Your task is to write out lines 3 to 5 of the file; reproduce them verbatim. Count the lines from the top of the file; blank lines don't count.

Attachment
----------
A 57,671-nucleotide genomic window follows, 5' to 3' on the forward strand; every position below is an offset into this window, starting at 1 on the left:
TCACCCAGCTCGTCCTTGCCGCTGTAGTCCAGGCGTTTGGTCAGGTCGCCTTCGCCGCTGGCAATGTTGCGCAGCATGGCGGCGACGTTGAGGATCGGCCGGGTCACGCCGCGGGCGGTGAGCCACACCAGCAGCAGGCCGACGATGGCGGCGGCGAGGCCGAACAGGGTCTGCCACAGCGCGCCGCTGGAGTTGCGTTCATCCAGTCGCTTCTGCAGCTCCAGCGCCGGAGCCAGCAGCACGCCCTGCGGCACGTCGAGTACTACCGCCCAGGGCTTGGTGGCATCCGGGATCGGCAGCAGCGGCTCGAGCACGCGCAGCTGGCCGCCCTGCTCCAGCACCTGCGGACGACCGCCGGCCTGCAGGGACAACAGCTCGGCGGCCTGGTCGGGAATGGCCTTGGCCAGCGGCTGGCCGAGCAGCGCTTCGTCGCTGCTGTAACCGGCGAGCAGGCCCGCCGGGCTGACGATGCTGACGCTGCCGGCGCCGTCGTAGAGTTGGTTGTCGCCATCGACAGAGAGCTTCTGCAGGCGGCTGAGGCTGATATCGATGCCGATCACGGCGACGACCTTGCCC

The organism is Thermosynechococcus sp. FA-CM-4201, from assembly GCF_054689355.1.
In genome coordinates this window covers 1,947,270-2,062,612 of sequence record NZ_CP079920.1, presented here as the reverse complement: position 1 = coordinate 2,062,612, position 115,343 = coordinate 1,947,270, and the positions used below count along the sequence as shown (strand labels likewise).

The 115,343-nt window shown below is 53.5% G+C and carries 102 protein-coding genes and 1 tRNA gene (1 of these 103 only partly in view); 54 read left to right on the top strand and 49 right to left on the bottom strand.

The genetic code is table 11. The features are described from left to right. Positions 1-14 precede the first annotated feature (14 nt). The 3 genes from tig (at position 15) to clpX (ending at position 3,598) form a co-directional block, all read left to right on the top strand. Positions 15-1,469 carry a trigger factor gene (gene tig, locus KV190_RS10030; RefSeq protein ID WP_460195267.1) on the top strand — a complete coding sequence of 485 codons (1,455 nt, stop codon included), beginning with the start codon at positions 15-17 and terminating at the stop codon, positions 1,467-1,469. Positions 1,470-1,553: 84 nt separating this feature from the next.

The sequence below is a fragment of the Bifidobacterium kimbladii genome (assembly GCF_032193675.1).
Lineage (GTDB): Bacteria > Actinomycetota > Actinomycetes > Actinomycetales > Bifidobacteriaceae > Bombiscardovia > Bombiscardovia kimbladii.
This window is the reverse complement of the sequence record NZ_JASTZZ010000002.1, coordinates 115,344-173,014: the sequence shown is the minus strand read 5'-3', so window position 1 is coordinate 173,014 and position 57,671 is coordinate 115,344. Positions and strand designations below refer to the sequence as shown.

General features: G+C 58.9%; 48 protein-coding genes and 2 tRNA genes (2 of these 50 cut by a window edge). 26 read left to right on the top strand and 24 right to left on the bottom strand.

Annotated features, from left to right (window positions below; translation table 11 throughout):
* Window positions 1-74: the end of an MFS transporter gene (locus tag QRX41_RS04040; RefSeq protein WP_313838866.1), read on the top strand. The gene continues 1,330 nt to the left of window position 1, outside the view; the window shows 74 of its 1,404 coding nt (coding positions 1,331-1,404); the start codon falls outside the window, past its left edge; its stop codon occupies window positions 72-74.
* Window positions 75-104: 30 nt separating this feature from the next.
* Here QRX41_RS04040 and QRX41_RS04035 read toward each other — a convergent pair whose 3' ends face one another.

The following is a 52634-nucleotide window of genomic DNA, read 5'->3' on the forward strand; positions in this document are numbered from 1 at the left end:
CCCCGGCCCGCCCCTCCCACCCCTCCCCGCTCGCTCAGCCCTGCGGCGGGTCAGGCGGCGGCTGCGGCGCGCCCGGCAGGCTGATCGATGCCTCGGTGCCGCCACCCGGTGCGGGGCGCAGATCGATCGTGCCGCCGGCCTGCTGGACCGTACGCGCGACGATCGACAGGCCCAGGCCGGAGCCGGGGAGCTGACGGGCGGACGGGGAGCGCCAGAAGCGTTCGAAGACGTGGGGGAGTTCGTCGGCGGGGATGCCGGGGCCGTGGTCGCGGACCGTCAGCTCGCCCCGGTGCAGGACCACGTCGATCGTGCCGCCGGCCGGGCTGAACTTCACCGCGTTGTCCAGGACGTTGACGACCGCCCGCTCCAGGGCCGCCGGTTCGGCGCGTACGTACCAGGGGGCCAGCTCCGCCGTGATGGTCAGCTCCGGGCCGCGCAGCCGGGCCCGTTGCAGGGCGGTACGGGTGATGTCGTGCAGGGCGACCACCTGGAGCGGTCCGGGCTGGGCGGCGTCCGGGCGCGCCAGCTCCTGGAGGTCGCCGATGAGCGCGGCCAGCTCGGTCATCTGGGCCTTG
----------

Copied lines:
The organism is Thermosynechococcus sp. FA-CM-4201, from assembly GCF_054689355.1.
In genome coordinates this window covers 1,947,270-2,062,612 of sequence record NZ_CP079920.1, presented here as the reverse complement: position 1 = coordinate 2,062,612, position 115,343 = coordinate 1,947,270, and the positions used below count along the sequence as shown (strand labels likewise).

The 115,343-nt window shown below is 53.5% G+C and carries 102 protein-coding genes and 1 tRNA gene (1 of these 103 only partly in view); 54 read left to right on the top strand and 49 right to left on the bottom strand.